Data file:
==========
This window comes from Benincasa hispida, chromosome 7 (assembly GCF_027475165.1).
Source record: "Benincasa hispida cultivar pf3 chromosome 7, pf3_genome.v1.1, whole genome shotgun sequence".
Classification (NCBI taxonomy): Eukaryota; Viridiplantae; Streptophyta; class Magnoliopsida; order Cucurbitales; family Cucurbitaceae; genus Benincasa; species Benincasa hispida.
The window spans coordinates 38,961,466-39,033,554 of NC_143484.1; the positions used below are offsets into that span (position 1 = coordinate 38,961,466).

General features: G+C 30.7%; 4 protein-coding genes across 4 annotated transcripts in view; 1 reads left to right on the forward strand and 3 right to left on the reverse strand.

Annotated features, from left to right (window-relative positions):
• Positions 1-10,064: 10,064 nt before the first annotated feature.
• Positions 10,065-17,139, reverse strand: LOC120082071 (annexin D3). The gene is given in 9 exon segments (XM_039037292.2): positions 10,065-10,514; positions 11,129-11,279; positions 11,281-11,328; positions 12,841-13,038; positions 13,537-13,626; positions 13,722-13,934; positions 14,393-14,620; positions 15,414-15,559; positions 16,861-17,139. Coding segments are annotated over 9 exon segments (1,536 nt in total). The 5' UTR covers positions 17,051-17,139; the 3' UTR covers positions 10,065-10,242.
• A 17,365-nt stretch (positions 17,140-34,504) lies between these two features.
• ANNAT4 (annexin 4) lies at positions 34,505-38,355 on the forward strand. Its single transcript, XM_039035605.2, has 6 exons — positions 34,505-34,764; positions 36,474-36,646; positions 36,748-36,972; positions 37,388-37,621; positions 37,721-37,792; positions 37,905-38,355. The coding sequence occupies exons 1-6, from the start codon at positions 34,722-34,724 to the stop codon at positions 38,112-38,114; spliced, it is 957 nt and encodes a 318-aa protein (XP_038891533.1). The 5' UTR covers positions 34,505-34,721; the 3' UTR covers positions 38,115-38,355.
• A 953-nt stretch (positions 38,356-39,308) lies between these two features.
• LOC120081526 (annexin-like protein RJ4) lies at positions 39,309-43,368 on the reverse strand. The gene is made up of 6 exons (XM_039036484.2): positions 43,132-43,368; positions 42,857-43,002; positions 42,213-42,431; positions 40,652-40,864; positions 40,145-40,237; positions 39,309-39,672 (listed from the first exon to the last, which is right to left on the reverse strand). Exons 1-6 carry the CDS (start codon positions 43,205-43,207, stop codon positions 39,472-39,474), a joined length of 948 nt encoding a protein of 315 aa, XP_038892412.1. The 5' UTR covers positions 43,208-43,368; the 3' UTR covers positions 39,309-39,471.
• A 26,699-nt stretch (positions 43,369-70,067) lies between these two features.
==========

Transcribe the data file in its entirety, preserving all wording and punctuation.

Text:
This window comes from Benincasa hispida, chromosome 7 (assembly GCF_027475165.1).
Source record: "Benincasa hispida cultivar pf3 chromosome 7, pf3_genome.v1.1, whole genome shotgun sequence".
Classification (NCBI taxonomy): Eukaryota; Viridiplantae; Streptophyta; class Magnoliopsida; order Cucurbitales; family Cucurbitaceae; genus Benincasa; species Benincasa hispida.
The window spans coordinates 38,961,466-39,033,554 of NC_143484.1; the positions used below are offsets into that span (position 1 = coordinate 38,961,466).

General features: G+C 30.7%; 4 protein-coding genes across 4 annotated transcripts in view; 1 reads left to right on the forward strand and 3 right to left on the reverse strand.

Annotated features, from left to right (window-relative positions):
• Positions 1-10,064: 10,064 nt before the first annotated feature.
• Positions 10,065-17,139, reverse strand: LOC120082071 (annexin D3). The gene is given in 9 exon segments (XM_039037292.2): positions 10,065-10,514; positions 11,129-11,279; positions 11,281-11,328; positions 12,841-13,038; positions 13,537-13,626; positions 13,722-13,934; positions 14,393-14,620; positions 15,414-15,559; positions 16,861-17,139. Coding segments are annotated over 9 exon segments (1,536 nt in total). The 5' UTR covers positions 17,051-17,139; the 3' UTR covers positions 10,065-10,242.
• A 17,365-nt stretch (positions 17,140-34,504) lies between these two features.
• ANNAT4 (annexin 4) lies at positions 34,505-38,355 on the forward strand. Its single transcript, XM_039035605.2, has 6 exons — positions 34,505-34,764; positions 36,474-36,646; positions 36,748-36,972; positions 37,388-37,621; positions 37,721-37,792; positions 37,905-38,355. The coding sequence occupies exons 1-6, from the start codon at positions 34,722-34,724 to the stop codon at positions 38,112-38,114; spliced, it is 957 nt and encodes a 318-aa protein (XP_038891533.1). The 5' UTR covers positions 34,505-34,721; the 3' UTR covers positions 38,115-38,355.
• A 953-nt stretch (positions 38,356-39,308) lies between these two features.
• LOC120081526 (annexin-like protein RJ4) lies at positions 39,309-43,368 on the reverse strand. The gene is made up of 6 exons (XM_039036484.2): positions 43,132-43,368; positions 42,857-43,002; positions 42,213-42,431; positions 40,652-40,864; positions 40,145-40,237; positions 39,309-39,672 (listed from the first exon to the last, which is right to left on the reverse strand). Exons 1-6 carry the CDS (start codon positions 43,205-43,207, stop codon positions 39,472-39,474), a joined length of 948 nt encoding a protein of 315 aa, XP_038892412.1. The 5' UTR covers positions 43,208-43,368; the 3' UTR covers positions 39,309-39,471.
• A 26,699-nt stretch (positions 43,369-70,067) lies between these two features.